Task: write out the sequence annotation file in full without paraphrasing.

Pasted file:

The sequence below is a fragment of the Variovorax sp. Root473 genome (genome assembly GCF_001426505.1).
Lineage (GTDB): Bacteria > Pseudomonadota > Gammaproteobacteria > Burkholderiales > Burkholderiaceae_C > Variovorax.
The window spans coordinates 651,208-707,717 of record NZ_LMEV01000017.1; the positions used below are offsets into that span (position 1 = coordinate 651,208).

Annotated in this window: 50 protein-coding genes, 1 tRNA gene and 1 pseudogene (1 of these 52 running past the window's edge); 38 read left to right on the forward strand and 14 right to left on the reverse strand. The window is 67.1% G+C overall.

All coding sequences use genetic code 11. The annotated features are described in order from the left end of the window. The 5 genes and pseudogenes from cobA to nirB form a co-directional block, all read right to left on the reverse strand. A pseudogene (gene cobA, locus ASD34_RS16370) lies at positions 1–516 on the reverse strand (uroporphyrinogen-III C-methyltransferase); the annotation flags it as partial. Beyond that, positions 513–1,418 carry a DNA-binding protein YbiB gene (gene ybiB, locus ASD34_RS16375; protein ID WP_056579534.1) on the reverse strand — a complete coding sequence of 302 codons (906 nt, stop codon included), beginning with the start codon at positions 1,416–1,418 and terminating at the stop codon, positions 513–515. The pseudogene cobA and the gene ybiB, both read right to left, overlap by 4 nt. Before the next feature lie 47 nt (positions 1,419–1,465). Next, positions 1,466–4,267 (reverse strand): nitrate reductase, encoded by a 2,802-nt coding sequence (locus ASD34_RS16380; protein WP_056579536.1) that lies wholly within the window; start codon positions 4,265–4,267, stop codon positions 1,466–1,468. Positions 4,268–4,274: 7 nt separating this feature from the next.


The sequence below is a fragment of the Variovorax sp. Root473 genome (genome assembly GCF_001426505.1).
Lineage (GTDB): Bacteria > Pseudomonadota > Gammaproteobacteria > Burkholderiales > Burkholderiaceae_C > Variovorax.
The window spans coordinates 651,208-707,717 of record NZ_LMEV01000017.1; the positions used below are offsets into that span (position 1 = coordinate 651,208).

Annotated in this window: 50 protein-coding genes, 1 tRNA gene and 1 pseudogene (1 of these 52 running past the window's edge); 38 read left to right on the forward strand and 14 right to left on the reverse strand. The window is 67.1% G+C overall.

All coding sequences use genetic code 11. The annotated features are described in order from the left end of the window. The 5 genes and pseudogenes from cobA to nirB form a co-directional block, all read right to left on the reverse strand. A pseudogene (gene cobA, locus ASD34_RS16370) lies at positions 1–516 on the reverse strand (uroporphyrinogen-III C-methyltransferase); the annotation flags it as partial. Beyond that, positions 513–1,418 carry a DNA-binding protein YbiB gene (gene ybiB, locus ASD34_RS16375; protein ID WP_056579534.1) on the reverse strand — a complete coding sequence of 302 codons (906 nt, stop codon included), beginning with the start codon at positions 1,416–1,418 and terminating at the stop codon, positions 513–515. The pseudogene cobA and the gene ybiB, both read right to left, overlap by 4 nt. Before the next feature lie 47 nt (positions 1,419–1,465). Next, positions 1,466–4,267 (reverse strand): nitrate reductase, encoded by a 2,802-nt coding sequence (locus ASD34_RS16380; protein WP_056579536.1) that lies wholly within the window; start codon positions 4,265–4,267, stop codon positions 1,466–1,468. Positions 4,268–4,274: 7 nt separating this feature from the next.